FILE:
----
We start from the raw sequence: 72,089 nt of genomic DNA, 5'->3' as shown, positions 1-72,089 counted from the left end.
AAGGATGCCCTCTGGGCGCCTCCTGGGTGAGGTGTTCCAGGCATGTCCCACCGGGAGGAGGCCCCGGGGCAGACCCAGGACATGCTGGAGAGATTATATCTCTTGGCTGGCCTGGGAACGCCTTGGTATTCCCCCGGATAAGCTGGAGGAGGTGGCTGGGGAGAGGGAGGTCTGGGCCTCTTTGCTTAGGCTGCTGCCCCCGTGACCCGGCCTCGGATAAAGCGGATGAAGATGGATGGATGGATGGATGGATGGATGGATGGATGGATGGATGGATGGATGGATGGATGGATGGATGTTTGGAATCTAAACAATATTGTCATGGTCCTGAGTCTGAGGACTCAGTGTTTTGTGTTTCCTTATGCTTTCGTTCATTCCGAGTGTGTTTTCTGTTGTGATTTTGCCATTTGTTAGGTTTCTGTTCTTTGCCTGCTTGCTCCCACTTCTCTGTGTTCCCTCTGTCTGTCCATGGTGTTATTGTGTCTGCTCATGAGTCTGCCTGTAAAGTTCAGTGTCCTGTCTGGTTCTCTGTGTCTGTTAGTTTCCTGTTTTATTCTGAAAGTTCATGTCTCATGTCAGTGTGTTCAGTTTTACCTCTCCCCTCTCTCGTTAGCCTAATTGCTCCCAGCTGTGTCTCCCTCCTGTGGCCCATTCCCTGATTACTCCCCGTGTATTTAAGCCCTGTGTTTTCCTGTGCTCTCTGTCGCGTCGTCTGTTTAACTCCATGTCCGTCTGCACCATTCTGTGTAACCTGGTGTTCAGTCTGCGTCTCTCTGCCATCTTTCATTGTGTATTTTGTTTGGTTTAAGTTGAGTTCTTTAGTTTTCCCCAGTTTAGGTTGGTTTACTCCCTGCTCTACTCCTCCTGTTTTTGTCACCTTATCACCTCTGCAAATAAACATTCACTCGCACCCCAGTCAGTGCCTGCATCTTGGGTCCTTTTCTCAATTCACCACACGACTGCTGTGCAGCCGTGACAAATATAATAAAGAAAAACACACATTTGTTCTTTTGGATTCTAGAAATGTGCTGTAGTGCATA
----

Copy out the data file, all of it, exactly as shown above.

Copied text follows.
We start from the raw sequence: 72,089 nt of genomic DNA, 5'->3' as shown, positions 1-72,089 counted from the left end.
AAGGATGCCCTCTGGGCGCCTCCTGGGTGAGGTGTTCCAGGCATGTCCCACCGGGAGGAGGCCCCGGGGCAGACCCAGGACATGCTGGAGAGATTATATCTCTTGGCTGGCCTGGGAACGCCTTGGTATTCCCCCGGATAAGCTGGAGGAGGTGGCTGGGGAGAGGGAGGTCTGGGCCTCTTTGCTTAGGCTGCTGCCCCCGTGACCCGGCCTCGGATAAAGCGGATGAAGATGGATGGATGGATGGATGGATGGATGGATGGATGGATGGATGGATGGATGGATGGATGGATGGATGTTTGGAATCTAAACAATATTGTCATGGTCCTGAGTCTGAGGACTCAGTGTTTTGTGTTTCCTTATGCTTTCGTTCATTCCGAGTGTGTTTTCTGTTGTGATTTTGCCATTTGTTAGGTTTCTGTTCTTTGCCTGCTTGCTCCCACTTCTCTGTGTTCCCTCTGTCTGTCCATGGTGTTATTGTGTCTGCTCATGAGTCTGCCTGTAAAGTTCAGTGTCCTGTCTGGTTCTCTGTGTCTGTTAGTTTCCTGTTTTATTCTGAAAGTTCATGTCTCATGTCAGTGTGTTCAGTTTTACCTCTCCCCTCTCTCGTTAGCCTAATTGCTCCCAGCTGTGTCTCCCTCCTGTGGCCCATTCCCTGATTACTCCCCGTGTATTTAAGCCCTGTGTTTTCCTGTGCTCTCTGTCGCGTCGTCTGTTTAACTCCATGTCCGTCTGCACCATTCTGTGTAACCTGGTGTTCAGTCTGCGTCTCTCTGCCATCTTTCATTGTGTATTTTGTTTGGTTTAAGTTGAGTTCTTTAGTTTTCCCCAGTTTAGGTTGGTTTACTCCCTGCTCTACTCCTCCTGTTTTTGTCACCTTATCACCTCTGCAAATAAACATTCACTCGCACCCCAGTCAGTGCCTGCATCTTGGGTCCTTTTCTCAATTCACCACACGACTGCTGTGCAGCCGTGACAAATATAATAAAGAAAAACACACATTTGTTCTTTTGGATTCTAGAAATGTGCTGTAGTGCATA